Legitimate Christian prayer brings forth an abandonment to God that is based in affectionate love for Him. Out of that love comes desire to rid oneself of sin and to show love to others more fully—to actually live as scripture instructs (which is anything but passive). Over time, this leads to spiritual growth in which the Holy Spirit lives more habitually in the soul. Grace-filled moments “are a fascinating conjunction of the grace of God with the rich inner life of the individual.” While that produces a peace even in the midst of turbulence or chaos, the perfection of one’s nature by grace impels one to greater acts of virtue. Quietists, on the other hand, believe they become so perfected as to not need these acts. Some even believe they become transformed into God (mirroring Eastern religions). Their prayer is no longer a conversation with God growing in relationship with Him and, from that, perfection by virtue and grace. Rather, their prayer is a form of self-regression; a form of passive self-love focused on their perfection by suppressing their humanity rather than focusing on love of our Creator Himself. 

Regularly conduct an honesty-check with yourself about the fruits of your prayer. The fruits of the Spirit, or their absence, will become clear. A few suggestions:

Fruits of authentic Christian PrayerFruits of inauthentic, pantheistic prayer
Am I more able to have tolerance, compassion, or even love for difficult people in my life (or at least desire to)? Do I want to do good for others? Do I desire God more than His consolations? A quietist (and false Catholic prophets) would not measure based upon increased love in the heart but, rather, increased imaginations of inspirations from God. Their focus is on the graces received rather than the Giver of those graces. It is an ‘interested’ love of God, meaning it is conditioned upon receiving His gifts. They love the Giver through His gifts rather than just Him alone.
Do I understand the barrier my venial sin creates in my relationship with God? Do I take it to confession (or desire to, if confession is not available)? To a quietest, all is in God’s hands. They conveniently minimize their own role as a secondary cause in situations. Thus, they see their sins as minimal and would confess only when they believed God gave them the impulse to.
Has my knowledge of my Creator, and my own littleness, led me to listen to Him more? Do I realize how little I am?Rather than this fruit of humility, a gnostic believes they receive secret knowledge from God, a form of spiritual pride. Some believe they can make spiritual impact in the world based on their superior knowledge (prominent in some New Age spiritualities). They, and quietists, develop a passive pride in this way.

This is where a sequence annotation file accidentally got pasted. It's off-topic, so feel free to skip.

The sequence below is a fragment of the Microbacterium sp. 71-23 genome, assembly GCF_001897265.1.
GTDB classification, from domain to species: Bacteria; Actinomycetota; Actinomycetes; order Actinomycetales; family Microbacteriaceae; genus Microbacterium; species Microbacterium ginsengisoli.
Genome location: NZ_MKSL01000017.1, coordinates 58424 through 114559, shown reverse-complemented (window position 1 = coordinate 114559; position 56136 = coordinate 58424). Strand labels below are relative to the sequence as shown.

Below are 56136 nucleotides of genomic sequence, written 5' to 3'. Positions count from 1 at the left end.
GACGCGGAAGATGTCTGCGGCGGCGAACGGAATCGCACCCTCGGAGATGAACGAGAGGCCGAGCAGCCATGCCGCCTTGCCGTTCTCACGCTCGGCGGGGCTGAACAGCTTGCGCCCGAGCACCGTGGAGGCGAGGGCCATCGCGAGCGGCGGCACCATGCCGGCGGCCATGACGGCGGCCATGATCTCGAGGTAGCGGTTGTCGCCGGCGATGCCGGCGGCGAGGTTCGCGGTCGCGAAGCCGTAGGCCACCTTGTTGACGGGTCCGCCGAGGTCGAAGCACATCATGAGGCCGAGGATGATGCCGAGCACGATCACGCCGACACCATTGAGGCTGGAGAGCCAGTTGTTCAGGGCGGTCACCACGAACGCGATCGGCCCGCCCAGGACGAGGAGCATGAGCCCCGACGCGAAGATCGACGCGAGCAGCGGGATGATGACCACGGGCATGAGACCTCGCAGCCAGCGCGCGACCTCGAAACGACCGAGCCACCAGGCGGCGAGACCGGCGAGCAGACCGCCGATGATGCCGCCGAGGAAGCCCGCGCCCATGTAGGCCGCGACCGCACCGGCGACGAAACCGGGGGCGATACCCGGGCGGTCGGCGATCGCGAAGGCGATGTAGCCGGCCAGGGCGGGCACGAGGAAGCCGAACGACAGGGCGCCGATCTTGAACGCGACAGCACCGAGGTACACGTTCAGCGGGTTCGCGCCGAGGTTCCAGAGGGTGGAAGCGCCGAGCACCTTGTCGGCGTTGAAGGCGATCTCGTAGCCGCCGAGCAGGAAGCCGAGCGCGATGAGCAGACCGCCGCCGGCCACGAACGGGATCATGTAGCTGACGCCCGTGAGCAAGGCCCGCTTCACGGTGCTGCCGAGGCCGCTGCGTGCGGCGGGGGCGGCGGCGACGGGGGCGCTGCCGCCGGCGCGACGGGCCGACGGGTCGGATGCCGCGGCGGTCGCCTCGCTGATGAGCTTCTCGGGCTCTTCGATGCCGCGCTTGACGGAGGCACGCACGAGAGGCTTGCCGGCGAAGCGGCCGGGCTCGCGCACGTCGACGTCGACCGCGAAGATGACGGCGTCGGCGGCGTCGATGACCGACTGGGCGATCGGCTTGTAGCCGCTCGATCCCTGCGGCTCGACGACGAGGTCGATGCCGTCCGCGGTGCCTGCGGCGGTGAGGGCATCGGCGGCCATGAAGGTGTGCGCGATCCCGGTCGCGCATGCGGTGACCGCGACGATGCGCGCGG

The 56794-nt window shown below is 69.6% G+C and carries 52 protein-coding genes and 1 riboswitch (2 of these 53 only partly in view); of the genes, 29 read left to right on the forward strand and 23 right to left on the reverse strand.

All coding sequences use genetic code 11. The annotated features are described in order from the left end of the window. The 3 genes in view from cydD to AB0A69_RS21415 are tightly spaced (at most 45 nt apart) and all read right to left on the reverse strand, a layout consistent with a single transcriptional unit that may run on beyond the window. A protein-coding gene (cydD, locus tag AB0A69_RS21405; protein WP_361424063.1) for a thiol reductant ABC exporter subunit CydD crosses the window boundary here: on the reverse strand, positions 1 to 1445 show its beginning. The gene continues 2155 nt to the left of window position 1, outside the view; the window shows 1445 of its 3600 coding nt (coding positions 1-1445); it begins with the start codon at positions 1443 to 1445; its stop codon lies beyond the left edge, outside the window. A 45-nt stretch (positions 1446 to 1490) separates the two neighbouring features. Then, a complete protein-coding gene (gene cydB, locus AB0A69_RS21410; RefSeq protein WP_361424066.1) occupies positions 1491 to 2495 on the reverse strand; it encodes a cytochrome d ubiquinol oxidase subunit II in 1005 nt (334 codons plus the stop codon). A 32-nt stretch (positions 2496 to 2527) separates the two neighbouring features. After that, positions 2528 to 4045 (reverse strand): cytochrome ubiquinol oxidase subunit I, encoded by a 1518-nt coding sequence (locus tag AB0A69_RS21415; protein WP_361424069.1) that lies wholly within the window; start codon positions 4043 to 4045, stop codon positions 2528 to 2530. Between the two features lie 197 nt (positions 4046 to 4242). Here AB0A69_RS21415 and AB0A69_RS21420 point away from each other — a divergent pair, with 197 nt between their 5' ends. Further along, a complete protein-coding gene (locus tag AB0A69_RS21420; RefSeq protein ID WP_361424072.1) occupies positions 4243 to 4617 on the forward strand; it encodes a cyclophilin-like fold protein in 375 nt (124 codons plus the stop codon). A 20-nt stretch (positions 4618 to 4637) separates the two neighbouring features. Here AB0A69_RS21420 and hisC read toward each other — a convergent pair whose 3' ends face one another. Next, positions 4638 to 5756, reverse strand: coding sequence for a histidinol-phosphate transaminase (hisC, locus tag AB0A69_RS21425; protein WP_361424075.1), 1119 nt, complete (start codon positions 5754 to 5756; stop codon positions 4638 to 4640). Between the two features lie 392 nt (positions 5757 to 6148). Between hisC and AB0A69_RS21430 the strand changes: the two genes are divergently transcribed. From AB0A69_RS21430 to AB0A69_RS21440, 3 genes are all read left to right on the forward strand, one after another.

Have I gained a sense of my own goodness, both body and soul, and desire to order my disordered passions? Do I strive to take care of both for God’s sake? The goal of the quietist is an annihilation of one’s will so as to reside in the intellect, inactive. They would say no efforts of our own should or need be made; only those directed by Him. For example, falling for temptation is ok unless God moves you to reject it.

These can also be used as benchmarks to test other types of prayer, both within the Church and outside of it, so as to avoid blending paganism into your beliefs about God and His plan for you. False Catholic prophets and their promoters, mindfulness/Buddhism, centering prayer, and other Eastern or new age spiritualities are wildly popular in today’s culture and our Church. These are self-focused and self-empowering, with some prayer aimed at regression or annihilation of the soul, changing it into some sort of ‘pure’ form in a divine being that they may term ‘god’. Others espouse partaking in a ‘collective consciousness’. 

The Holy Spirit opens the eyes of the heart to know its Creator which is love Itself. Made to His image and likeness, we should become love to Him and others. That is our benchmark. 

“When He, the seven-fold Spirit, and the soul of an order more elevated and really divine informs us, His possession is in no way an intrusion nor is His motion and direction in an external and violent imposition. In reality these influences of the Spirit are intimate, vivifying, and autonomous, so that He who is the reason of our reason and the life of our soul is more intimate to us than we are to ourselves. So it is that under His action we feel more free and active than ever.” (Servant of God Rev. John Arintero OP)

Ad Majorem Dei Gloriam.


1 Raoul Plus, SJ. How to Pray Always: Principles and Practices for Attaining Union with God. The Newman Press, 1951. Pages 3-6. 

2 Fr. Benedict Groeschel, CFR. A Still Small Voice: A Practical Guide on Reported Revelations. Ignatius Press, 1993. P. 133. 

3 Servant of God Rev. John Arintero, OP. Mystical Evolution Volume 1. P. 240.